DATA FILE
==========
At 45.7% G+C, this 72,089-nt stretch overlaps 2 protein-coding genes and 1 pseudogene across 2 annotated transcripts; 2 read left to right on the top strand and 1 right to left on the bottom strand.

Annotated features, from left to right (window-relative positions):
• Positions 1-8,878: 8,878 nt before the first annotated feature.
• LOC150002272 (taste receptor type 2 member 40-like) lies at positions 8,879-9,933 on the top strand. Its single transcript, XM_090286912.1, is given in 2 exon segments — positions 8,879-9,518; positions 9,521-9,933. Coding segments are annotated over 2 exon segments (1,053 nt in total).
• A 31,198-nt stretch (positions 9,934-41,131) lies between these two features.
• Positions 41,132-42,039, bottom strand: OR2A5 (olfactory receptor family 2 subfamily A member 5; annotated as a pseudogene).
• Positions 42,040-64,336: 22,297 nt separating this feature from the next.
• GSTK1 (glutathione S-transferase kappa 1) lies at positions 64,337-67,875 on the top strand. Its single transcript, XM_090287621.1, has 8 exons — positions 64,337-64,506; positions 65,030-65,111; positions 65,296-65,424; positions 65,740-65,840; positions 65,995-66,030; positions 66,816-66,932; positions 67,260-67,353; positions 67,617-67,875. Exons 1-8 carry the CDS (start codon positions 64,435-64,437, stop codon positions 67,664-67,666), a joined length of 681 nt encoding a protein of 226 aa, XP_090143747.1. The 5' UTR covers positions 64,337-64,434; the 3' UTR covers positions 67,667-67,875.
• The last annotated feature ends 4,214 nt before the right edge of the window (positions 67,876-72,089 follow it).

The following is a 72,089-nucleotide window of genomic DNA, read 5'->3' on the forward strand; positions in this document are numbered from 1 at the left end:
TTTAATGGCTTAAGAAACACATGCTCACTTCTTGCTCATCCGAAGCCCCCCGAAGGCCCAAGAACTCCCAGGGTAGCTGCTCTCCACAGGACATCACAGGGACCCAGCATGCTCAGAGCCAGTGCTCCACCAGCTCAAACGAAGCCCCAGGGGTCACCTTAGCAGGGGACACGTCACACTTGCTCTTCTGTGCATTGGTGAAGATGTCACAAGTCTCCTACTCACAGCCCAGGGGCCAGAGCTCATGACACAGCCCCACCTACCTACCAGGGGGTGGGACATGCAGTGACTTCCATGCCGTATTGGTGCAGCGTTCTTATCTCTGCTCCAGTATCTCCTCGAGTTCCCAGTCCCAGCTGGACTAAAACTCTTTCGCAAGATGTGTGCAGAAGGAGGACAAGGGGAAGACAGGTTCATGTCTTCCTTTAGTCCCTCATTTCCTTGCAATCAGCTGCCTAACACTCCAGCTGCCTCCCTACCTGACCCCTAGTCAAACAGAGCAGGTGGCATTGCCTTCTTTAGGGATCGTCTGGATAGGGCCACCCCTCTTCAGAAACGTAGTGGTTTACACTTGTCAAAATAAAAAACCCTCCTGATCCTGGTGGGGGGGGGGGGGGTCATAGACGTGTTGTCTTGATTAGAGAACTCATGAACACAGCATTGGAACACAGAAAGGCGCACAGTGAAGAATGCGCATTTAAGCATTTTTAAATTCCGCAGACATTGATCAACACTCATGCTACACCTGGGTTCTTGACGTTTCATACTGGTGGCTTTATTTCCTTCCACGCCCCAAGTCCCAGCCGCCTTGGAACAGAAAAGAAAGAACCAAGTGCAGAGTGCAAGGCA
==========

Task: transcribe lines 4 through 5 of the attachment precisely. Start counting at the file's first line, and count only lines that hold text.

• LOC150002272 (taste receptor type 2 member 40-like) lies at positions 8,879-9,933 on the top strand. Its single transcript, XM_090286912.1, is given in 2 exon segments — positions 8,879-9,518; positions 9,521-9,933. Coding segments are annotated over 2 exon segments (1,053 nt in total).
• A 31,198-nt stretch (positions 9,934-41,131) lies between these two features.